With 12 minutes remaining in last year’s game against Baylor in Lawrence, Kansas University’s football team led the Bears, 24-3, and seemed headed toward its first victory in two months.
But then someone woke up Baylor quarterback Robert Griffin III, and the man who now starts for the Washington Redskins transformed into Superman and led a ferocious comeback that resulted in a 31-30 overtime victory and more heartbreak for the Jayhawks.
“Shoot, we had ’em beat,” KU quarterback Michael Cummings said. “(Griffin) pretty much single-handedly won the game for them last year. That was a tough one to swallow.”
Cummings, a native of Killeen, Texas, did not play in last year’s game, but KU junior Darius Willis said Cummings, KU’s red-shirt freshman quarterback, was right on the money when describing how the Jayhawks handled their eighth loss of 2011.
“I really don’t think too much about it,” said Willis, who now plays defensive end but, at the time, started at middle linebacker. “Having us come up short in that game really has motivated us to want to take that next step to get to the next level.”
After coming within 12 seconds of knocking off mighty Texas last weekend, the Jayhawks (1-7 overall, 0-5 Big 12) get their next chance at the elusive Big 12 victory at 2:30 p.m. today at Baylor.
Although RG3 has moved on to the NFL, many of the guys who helped deliver the comeback in Lawrence are back. Wide receivers Tevin Reese (127 yards and two touchdowns) and Terrance Williams (52 yards and one touchdown) are two of the Bears’ top receiving threats, and place kicker Aaron Jones, the man whose extra point in overtime proved to be the game-winner, also is back.
Cummings said today’s key to success would be for his squad to focus on this version of the Bears and not worry about what happened last year.
“I’m sure everybody remembers,” he said. “But the past is the past, and we need to move forward.”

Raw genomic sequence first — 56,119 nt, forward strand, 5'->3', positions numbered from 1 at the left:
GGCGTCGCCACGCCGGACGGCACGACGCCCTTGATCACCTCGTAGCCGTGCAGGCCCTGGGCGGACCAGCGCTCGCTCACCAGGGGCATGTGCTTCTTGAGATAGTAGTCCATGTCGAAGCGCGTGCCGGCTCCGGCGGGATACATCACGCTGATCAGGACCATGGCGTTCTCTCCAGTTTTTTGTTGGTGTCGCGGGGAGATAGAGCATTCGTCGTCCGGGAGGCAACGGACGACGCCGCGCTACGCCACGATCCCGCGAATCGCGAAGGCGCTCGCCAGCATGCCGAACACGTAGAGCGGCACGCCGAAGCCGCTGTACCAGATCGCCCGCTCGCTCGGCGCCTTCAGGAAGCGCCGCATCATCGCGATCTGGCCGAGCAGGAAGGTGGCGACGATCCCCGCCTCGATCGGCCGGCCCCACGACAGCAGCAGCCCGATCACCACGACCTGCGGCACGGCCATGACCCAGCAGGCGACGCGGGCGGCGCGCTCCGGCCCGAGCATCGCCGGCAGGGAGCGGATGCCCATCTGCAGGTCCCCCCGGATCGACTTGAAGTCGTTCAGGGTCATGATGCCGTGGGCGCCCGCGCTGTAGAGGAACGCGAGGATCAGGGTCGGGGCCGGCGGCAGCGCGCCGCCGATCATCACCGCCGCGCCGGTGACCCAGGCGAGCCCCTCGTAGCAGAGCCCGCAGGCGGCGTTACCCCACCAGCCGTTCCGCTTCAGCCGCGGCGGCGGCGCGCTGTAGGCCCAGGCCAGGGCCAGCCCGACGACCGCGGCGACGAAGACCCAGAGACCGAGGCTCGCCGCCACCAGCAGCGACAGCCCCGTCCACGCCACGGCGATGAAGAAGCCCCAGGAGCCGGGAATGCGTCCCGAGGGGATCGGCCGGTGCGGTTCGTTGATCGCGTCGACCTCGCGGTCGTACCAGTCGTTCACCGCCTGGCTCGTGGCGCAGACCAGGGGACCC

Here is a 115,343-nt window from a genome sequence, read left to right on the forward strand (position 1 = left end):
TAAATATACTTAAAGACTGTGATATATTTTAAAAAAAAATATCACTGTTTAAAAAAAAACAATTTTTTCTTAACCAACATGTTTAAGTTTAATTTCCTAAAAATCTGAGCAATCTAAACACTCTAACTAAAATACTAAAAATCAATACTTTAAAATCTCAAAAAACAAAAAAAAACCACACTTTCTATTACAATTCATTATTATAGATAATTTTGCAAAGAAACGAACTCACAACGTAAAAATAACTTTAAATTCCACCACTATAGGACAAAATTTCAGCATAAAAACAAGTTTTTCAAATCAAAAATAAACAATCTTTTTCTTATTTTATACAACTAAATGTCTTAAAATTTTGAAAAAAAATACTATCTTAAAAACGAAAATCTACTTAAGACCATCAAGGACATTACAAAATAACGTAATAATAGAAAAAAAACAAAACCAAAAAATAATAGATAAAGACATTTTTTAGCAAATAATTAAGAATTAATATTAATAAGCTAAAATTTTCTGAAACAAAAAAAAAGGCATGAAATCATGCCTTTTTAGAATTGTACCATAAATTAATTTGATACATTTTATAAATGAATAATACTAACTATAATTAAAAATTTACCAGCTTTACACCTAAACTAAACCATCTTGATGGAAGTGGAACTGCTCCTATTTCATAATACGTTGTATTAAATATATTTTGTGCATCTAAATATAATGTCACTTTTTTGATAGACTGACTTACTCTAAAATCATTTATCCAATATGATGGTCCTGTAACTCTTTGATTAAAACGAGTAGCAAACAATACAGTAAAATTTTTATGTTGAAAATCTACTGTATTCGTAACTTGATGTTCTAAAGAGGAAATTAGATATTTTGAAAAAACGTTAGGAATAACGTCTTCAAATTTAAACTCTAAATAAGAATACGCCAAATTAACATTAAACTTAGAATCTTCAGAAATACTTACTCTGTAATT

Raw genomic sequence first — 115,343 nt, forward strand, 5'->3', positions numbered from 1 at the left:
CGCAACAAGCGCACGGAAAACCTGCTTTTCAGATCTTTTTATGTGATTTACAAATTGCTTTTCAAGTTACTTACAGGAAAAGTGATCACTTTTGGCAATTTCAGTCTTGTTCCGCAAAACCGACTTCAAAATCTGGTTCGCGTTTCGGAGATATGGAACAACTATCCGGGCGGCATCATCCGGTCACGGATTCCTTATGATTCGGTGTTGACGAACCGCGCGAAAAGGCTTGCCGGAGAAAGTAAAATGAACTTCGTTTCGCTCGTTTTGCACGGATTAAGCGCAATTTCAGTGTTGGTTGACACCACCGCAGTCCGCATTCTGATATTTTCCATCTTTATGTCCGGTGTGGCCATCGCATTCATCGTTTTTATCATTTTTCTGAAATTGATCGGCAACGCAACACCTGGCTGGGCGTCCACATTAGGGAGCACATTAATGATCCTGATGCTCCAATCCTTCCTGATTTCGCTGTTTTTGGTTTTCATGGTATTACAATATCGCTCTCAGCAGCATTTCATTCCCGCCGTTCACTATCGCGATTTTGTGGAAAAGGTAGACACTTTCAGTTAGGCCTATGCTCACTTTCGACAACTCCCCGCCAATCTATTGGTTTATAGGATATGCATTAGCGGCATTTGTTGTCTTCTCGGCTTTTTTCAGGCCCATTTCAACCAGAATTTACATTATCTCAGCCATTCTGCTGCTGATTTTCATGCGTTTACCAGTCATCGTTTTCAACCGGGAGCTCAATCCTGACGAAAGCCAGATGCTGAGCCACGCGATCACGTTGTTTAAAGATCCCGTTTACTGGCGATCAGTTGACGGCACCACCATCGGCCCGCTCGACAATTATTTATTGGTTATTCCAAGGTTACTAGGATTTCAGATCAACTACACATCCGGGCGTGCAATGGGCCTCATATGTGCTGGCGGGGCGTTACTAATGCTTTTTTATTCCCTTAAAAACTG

Spreading the field
During his long career as a head coach and offensive coordinator, KU coach Charlie Weis has seen, utilized and dreamt up just about every possible offensive plan of attack. However, when watching film on the Bears leading up to today’s game, Weis encountered something new.
“I don’t think I’ve seen anyone split from sideline to sideline,” Weis said of the way Baylor lines up its receivers. “I’ve seen people take max splits. Max splits are usually about five yards from the sideline, because if you release, you’re out of bounds already. But, now, if you have 53 yards to cover (across the field), that means that they’ve really spread out your defense as much as you could possibly spread it out.”
Such a style figures to provide quite a challenge for the Jayhawks, who rank 58th nationally against the pass and will be facing the nation’s No. 1-ranked passing offense.
Martin to see more snaps
Last week against Texas, KU red-shirt freshman Damon Martin made the first start of his career, taking the place of Duane Zlatnik at left guard. Weis said earlier this week that the two linemen likely would continue to split reps today against the Bears.
“I think it was good for Duane to get pressed by a young guy,” Weis said. “And it was good for Damon to play in a game like that and have it not be too big for him.”
As for what impact the revolving door at left guard would have on senior starter Tanner Hawkinson at left tackle, Weis painted a clear picture of that.
“Nothing,” he said. “He’s telling Duane, he’s not asking Duane. So, really, the left guard position is protected pretty well, because you have (center) Trevor (Marrongelli) inside and Tanner outside, so the communication there usually is pretty good.”